Evolution’s missing chapter found here in Berwickshire

Selkirk Palaeontologist Stan Wood's Romer's Gap fossil find in the Whiteadder Water near Chirnside. Stan studies a small fish fossil not yet named found  at the same time and location.
Selkirk Palaeontologist Stan Wood's Romer's Gap fossil find in the Whiteadder Water near Chirnside. Stan studies a small fish fossil not yet named found at the same time and location.

THE missing chapter in the history of evolution of life on land looks to have been filled in thanks to extraordinary fossil finds in Berwickshire.

The momentous discovery made in the banks and bed of the Whiteadder River near Chirnside is said to be evidence that creatures crawled out of the water to populate the land after a mass extinction 359 million years ago, resetting the timeline for animals with fingers and toes.

Fossil collector Stan Wood from Selkirk, was “pottering about” in the Whiteadder River, when he made the discovery and the pieces he found are now on display in the National Museum of Scotland’s ‘Evolution’s Missing Chapter’ exhibition.

Nick Fraser, Keeper of Natural Sciences at National Museums Scotland, said: “This is a real ‘eureka’ moment in palaeontology. These fossils aren’t much to look at in themselves, but they may prove to be profoundly important in advancing our understanding of the earliest development of land-dwelling life as we know it today. For that reason, we are tremendously excited to be able to give people the chance to see these fascinating objects first hand.

“The cache of fossils includes new vertebrate forms previously unknown to science, and researchers around the world are excited at the new information they will provide about the earliest development of life on land as we know it today.”

A consortium of interested parties put together by Mr Wood is now seeking to raise more than £3 million to allow the further exploration of sites in Berwickshire and elsewhere in the Borders.

Explaining how his historic find in the Whiteadder River came about – he also discovered fossils on the coastal section at Burnmouth and the banks of the Tweed River near Coldstream – palaeontologist Stan said: “It was in 2009, on a section of the bed of the Whiteadder River, not far from Chirnside. I was working in just a few inches of water where there was a seam of shales containing these fossils.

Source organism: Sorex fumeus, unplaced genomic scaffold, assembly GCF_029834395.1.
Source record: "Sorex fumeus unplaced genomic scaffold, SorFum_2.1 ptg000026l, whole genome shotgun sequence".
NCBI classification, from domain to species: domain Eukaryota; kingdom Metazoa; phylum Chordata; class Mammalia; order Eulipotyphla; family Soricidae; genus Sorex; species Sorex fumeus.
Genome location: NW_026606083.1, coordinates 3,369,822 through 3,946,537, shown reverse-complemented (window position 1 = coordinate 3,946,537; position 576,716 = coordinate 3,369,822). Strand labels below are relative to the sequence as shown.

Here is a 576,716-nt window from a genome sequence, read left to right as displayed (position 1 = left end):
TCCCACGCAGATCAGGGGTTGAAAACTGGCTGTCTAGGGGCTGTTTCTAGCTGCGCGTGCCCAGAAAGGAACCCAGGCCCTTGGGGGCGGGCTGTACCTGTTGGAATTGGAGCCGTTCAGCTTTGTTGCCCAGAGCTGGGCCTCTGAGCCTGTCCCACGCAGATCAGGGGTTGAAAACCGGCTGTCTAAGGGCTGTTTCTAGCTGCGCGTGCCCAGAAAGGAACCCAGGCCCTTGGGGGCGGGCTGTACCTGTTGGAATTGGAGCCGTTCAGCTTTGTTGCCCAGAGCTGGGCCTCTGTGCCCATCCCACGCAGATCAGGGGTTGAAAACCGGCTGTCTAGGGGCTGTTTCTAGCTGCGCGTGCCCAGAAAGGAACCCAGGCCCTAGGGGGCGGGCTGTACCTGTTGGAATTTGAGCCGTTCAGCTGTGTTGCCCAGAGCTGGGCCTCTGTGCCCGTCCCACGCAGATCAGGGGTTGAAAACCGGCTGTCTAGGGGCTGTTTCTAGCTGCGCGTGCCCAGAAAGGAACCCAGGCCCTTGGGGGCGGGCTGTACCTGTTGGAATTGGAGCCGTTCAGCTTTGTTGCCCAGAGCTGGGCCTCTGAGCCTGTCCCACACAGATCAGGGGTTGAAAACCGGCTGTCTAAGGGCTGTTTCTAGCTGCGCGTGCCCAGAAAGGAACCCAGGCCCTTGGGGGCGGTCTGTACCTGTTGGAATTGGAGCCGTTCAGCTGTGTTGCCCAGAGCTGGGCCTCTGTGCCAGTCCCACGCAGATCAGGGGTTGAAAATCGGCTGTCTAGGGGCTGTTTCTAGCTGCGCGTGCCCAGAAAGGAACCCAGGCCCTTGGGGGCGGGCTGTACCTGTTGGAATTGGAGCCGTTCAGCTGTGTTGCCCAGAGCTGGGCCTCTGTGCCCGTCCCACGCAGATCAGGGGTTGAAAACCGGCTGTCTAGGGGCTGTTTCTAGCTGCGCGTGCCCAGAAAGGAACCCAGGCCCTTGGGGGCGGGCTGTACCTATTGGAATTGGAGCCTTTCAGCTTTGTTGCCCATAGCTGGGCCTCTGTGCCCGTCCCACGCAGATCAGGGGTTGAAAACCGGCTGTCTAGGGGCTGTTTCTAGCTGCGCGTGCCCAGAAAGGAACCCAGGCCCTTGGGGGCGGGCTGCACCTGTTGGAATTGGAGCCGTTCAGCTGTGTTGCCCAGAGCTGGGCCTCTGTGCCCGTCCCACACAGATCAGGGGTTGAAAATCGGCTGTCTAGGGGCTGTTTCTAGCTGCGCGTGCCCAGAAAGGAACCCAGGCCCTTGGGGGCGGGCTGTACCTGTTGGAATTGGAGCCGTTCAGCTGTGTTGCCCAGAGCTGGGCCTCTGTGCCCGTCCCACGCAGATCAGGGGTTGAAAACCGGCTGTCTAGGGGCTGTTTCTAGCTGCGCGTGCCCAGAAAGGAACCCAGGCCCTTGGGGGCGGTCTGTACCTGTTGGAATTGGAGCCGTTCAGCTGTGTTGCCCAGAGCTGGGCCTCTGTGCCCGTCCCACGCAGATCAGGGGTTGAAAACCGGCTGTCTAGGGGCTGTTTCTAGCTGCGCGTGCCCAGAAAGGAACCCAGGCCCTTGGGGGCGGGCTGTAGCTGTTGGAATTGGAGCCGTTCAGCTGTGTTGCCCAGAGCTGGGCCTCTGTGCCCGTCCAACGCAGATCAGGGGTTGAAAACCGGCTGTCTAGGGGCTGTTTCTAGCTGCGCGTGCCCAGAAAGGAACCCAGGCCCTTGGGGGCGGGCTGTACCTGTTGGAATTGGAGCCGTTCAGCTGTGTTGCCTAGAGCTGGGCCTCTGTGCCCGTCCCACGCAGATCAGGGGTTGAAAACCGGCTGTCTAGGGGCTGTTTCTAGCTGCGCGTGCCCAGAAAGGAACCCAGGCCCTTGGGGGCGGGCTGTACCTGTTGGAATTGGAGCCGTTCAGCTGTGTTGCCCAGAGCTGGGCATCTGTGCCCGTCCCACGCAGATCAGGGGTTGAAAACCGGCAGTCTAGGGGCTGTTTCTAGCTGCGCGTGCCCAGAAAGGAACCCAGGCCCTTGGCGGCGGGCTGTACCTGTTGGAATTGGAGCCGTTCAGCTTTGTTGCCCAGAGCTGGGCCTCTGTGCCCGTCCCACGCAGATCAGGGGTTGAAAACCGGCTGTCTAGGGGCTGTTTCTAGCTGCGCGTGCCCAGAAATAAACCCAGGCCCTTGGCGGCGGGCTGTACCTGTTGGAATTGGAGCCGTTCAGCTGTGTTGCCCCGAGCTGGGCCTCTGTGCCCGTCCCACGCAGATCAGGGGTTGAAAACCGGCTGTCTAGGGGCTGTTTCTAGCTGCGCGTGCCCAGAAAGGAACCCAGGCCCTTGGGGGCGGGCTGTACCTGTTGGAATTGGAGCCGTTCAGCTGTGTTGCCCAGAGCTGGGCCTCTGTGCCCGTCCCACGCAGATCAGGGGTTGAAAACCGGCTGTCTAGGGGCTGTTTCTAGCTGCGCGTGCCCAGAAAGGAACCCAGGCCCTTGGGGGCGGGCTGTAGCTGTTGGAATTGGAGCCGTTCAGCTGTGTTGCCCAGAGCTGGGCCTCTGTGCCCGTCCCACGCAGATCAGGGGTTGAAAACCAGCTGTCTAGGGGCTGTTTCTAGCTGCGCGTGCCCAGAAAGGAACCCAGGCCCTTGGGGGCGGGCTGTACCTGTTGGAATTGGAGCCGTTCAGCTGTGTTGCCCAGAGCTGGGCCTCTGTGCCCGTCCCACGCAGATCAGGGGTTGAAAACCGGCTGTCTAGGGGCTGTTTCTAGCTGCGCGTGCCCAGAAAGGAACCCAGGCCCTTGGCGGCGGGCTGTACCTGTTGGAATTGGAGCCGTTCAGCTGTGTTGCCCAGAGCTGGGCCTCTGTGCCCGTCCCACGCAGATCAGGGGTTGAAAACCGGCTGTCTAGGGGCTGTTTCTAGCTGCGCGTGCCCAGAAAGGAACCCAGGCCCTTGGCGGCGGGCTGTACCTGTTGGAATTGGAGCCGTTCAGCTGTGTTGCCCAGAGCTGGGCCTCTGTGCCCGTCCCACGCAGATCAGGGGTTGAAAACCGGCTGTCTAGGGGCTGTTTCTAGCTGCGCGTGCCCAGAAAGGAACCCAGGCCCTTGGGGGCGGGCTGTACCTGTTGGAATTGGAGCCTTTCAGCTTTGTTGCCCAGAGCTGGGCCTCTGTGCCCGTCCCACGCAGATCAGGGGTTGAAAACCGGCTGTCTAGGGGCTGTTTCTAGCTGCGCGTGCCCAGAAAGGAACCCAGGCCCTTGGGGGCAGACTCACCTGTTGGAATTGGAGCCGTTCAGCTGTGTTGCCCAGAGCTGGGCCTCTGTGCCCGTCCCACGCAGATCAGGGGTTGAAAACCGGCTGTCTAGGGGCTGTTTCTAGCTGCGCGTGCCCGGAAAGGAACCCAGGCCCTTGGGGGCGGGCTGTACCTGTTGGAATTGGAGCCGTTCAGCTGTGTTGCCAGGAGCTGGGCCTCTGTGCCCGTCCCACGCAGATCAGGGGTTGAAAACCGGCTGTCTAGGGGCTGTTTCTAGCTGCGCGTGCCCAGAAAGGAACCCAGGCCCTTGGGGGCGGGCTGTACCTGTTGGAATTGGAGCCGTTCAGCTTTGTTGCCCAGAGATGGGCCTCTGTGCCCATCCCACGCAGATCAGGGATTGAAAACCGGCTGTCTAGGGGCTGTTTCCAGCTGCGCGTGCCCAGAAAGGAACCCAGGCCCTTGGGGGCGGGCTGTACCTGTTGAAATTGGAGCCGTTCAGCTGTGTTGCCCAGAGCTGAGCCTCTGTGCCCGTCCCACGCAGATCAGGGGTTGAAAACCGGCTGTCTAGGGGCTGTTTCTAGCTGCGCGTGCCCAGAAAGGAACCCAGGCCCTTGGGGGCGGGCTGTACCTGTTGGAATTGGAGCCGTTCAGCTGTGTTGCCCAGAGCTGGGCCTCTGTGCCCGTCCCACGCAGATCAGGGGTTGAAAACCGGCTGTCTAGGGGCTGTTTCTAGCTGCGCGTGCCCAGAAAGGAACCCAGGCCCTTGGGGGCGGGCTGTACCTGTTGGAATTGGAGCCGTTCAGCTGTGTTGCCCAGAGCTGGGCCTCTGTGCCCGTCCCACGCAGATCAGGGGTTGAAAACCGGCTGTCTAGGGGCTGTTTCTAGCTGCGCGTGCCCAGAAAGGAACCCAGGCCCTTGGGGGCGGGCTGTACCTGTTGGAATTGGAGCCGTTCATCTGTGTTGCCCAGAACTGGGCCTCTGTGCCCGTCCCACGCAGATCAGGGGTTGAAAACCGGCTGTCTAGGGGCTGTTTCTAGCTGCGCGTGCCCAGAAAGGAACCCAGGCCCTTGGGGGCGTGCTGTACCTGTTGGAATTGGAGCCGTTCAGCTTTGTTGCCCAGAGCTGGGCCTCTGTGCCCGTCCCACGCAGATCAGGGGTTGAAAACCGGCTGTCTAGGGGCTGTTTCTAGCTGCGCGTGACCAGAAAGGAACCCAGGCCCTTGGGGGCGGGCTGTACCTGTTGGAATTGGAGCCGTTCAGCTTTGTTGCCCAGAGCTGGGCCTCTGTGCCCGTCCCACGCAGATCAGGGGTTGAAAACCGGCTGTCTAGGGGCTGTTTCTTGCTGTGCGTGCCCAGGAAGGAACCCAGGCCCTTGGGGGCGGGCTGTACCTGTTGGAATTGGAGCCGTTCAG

“As I worked along the seam I was getting further and further into deep water and by the end was having to wear waders.

“It was after I moved to Selkirk that I started pottering about in Berwickshire and it was during this time that I discovered this Aladdin’s cave of important fossils.

“There are a couple of hundred fossils in total from this site and they give us an understanding into that part of the Earth’s history of which we knew next to nothing. The fossils found represent an entire community which is extremely important in understanding this period.”

The Berwickshire fossil finds help overturn a long-held theory about evolution on Earth. “Romer’s Gap”, named after the American palaeontologist Alfred Sherwood Romer, is a gap in records, showing little evidence of life on land between 360 and 345 million years ago. The gap led some palaeontologists to conclude that there were low levels of oxygen during that time, which limited evolution on land.

However, the newly unveiled fossils suggest that a wide diversity of amphibians, plants, fish and invertebrates all existed during this 15 million year period, and they shed light on a period that previously had been almost blank.

Renowned scientist and BBC broadcaster Sir David Attenborough said: “One is accustomed these days to hear of sensational new fossil finds being made in other parts of the world. But to learn of a site in this country which must surely be counted among the most extensively explored, in geological terms is wonderful and exciting.”

The fossils unearthed by Mr Wood are part of what experts believe to be a whole eco-system preserved in the fossil record.

One amphibian specimen has been nicknamed ‘Ribbo’ due to his well-preserved vertebrate structure, providing scientists with enough information to interpret what he may have looked like as he roamed the Tweed basin 350 million years ago.

Mr Wood, who worked as a fossil collector and preparator at both Newcastle University and theHunterian Museum in Glasgow believes Berwickshire and other parts of the Border has great potential for further record-breaking scientific discoveries.

“There will certainly be more down there. Unfortunately I won’t be able to take part,” said Mr Wood, who disclosed he has incurable cancer.

Of the plan to seek multi-million-pounding funding to allow further investigations into Berwickshire’s fossil record and elsewhere in the Borders, Mr Wood said: “The hope is that such work would contribute to a real understanding of that part of the Earth’s history.”